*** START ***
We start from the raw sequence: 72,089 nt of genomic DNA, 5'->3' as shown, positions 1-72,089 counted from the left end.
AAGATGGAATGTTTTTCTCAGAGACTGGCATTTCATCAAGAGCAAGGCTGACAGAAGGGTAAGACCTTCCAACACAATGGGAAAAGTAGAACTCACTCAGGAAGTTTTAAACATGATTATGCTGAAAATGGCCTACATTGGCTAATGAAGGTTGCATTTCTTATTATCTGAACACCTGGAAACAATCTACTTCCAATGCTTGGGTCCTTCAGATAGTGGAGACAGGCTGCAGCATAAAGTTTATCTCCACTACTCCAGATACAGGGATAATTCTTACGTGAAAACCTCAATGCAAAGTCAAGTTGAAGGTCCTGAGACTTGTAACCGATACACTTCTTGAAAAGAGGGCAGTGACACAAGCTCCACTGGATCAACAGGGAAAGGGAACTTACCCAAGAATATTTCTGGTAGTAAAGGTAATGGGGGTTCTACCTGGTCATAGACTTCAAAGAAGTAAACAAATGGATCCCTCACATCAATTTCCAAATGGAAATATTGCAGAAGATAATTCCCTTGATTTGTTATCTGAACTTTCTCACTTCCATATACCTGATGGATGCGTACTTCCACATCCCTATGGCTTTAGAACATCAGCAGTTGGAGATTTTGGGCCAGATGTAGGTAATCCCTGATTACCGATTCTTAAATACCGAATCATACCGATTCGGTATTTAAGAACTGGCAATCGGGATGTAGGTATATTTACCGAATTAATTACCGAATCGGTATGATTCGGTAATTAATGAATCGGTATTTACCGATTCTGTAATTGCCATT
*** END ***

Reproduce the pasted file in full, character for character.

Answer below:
We start from the raw sequence: 72,089 nt of genomic DNA, 5'->3' as shown, positions 1-72,089 counted from the left end.
AAGATGGAATGTTTTTCTCAGAGACTGGCATTTCATCAAGAGCAAGGCTGACAGAAGGGTAAGACCTTCCAACACAATGGGAAAAGTAGAACTCACTCAGGAAGTTTTAAACATGATTATGCTGAAAATGGCCTACATTGGCTAATGAAGGTTGCATTTCTTATTATCTGAACACCTGGAAACAATCTACTTCCAATGCTTGGGTCCTTCAGATAGTGGAGACAGGCTGCAGCATAAAGTTTATCTCCACTACTCCAGATACAGGGATAATTCTTACGTGAAAACCTCAATGCAAAGTCAAGTTGAAGGTCCTGAGACTTGTAACCGATACACTTCTTGAAAAGAGGGCAGTGACACAAGCTCCACTGGATCAACAGGGAAAGGGAACTTACCCAAGAATATTTCTGGTAGTAAAGGTAATGGGGGTTCTACCTGGTCATAGACTTCAAAGAAGTAAACAAATGGATCCCTCACATCAATTTCCAAATGGAAATATTGCAGAAGATAATTCCCTTGATTTGTTATCTGAACTTTCTCACTTCCATATACCTGATGGATGCGTACTTCCACATCCCTATGGCTTTAGAACATCAGCAGTTGGAGATTTTGGGCCAGATGTAGGTAATCCCTGATTACCGATTCTTAAATACCGAATCATACCGATTCGGTATTTAAGAACTGGCAATCGGGATGTAGGTATATTTACCGAATTAATTACCGAATCGGTATGATTCGGTAATTAATGAATCGGTATTTACCGATTCTGTAATTGCCATT